C.N. Douglas, comp. Forty Thousand Quotations: Prose and Poetical. 1917.


Man delights not me,—nor woman neither.


Let the misanthrope shun men and abjure; the most are rather lovable than hateful.


  • I am misanthropos, and hate mankind,
  • For thy part, I do wish thou wert a dog,
  • That I might love thee something.
  • Shakespeare.

    Men possessing minds which are morose, solemn, and inflexible, enjoy, in general, a greater share of dignity than of happiness.


    The opinions of the misanthropical rest upon this very partial basis, that they adopt the bad faith of a few as evidence of the worthlessness of all.


    There cannot live a more unhappy creature than an ill-natured old man, who is neither capable of receiving pleasures, nor sensible of doing them to others.

    Sir W. Temple.

    Sombre thoughts and fancies often require a little real soil or substance to flourish in; they are the dark pine-trees which take root in, and frown over the rifts of the scathed and petrified heart, and are chiefly nourished by the rain of unavailing tears, and the vapors of fancy.

    J. F. Boyes.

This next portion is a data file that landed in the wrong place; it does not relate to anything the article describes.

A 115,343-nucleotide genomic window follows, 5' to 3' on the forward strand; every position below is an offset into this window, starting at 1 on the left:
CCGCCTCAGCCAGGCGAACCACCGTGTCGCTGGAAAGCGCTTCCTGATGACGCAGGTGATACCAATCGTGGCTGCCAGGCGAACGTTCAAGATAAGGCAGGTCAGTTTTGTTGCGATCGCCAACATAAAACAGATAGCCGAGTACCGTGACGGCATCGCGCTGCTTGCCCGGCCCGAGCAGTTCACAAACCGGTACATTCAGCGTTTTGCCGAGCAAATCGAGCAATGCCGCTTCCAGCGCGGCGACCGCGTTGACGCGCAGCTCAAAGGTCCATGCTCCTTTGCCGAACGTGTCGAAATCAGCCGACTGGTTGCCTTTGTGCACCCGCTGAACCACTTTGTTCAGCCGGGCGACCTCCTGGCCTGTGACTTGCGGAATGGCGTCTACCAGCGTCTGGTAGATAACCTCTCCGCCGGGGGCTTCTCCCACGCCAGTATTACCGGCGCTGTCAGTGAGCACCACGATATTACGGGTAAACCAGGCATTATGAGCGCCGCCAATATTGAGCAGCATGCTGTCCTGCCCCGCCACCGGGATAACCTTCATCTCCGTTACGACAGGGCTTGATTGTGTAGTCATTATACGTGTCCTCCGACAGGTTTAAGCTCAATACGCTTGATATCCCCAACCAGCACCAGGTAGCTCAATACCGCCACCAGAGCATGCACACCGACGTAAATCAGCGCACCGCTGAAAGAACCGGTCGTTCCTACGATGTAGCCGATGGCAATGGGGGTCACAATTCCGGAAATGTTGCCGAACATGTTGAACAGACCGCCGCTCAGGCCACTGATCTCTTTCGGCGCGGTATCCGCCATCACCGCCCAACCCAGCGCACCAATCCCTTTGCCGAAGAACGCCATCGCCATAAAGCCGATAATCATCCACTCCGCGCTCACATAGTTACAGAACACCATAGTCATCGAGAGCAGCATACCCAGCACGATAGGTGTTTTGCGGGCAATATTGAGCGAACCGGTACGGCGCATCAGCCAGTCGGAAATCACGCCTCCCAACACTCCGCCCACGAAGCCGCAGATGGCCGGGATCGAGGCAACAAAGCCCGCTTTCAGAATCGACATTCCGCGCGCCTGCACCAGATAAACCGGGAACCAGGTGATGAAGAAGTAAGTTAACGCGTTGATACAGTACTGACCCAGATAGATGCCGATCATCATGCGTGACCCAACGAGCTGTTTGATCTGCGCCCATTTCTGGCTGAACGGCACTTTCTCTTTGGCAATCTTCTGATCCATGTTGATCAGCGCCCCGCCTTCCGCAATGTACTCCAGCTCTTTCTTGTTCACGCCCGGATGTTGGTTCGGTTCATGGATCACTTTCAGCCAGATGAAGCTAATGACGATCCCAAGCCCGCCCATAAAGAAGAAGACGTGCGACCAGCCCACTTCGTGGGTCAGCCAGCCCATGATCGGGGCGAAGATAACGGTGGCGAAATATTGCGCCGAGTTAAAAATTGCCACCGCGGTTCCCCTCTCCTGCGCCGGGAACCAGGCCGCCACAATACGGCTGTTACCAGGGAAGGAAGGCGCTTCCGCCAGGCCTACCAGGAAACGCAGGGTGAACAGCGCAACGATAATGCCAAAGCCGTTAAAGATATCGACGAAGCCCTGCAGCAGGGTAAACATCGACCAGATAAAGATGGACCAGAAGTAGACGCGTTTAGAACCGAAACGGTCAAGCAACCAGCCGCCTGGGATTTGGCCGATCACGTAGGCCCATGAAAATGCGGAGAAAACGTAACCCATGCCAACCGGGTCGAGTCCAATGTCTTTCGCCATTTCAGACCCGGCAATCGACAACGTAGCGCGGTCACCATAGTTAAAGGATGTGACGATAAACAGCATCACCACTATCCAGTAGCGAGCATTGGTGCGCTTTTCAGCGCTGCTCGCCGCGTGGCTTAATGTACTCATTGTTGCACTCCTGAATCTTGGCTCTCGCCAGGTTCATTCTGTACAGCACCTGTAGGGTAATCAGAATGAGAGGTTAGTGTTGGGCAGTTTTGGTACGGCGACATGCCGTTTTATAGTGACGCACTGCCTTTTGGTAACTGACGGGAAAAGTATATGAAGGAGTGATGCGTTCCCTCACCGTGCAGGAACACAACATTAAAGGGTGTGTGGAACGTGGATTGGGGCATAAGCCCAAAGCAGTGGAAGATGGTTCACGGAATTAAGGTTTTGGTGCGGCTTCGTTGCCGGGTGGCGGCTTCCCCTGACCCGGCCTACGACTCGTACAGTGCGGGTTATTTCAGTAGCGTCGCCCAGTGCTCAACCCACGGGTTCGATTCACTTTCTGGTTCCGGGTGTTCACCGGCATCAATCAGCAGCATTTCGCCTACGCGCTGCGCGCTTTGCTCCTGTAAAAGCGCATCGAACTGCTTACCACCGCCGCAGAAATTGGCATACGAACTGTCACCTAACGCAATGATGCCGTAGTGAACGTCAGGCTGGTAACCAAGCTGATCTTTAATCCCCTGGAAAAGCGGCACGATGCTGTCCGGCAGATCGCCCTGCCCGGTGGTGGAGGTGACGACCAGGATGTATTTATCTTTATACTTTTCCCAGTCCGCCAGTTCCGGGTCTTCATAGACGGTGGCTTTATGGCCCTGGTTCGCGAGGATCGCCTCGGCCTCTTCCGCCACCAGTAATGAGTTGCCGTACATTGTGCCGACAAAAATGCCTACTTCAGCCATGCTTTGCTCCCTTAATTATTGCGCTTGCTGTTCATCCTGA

We readily excuse paralytics from labor; and shall we be angry with a hypochondriac for not being cheerful in company? Must we stigmatize such an unfortunate person as peevish, positive, and unfit for society? His disorder may no more suffer him to be merry, than the gout will suffer another to dance. The advising a melancholic to be cheerful is like bidding a coward to be courageous, or a dwarf be taller.


    Out of the ashes of misanthropy benevolence rises again; we find many virtues where we had imagined all was vice, many acts of disinterested friendship where we had fancied all was calculation and fraud—and so gradually from the two extremes we pass to the proper medium; and, feeling that no human being is wholly good or wholly base, we learn that true knowledge of mankind which induces us to expect little and forgive much. The world cures alike the optimist and the misanthrope.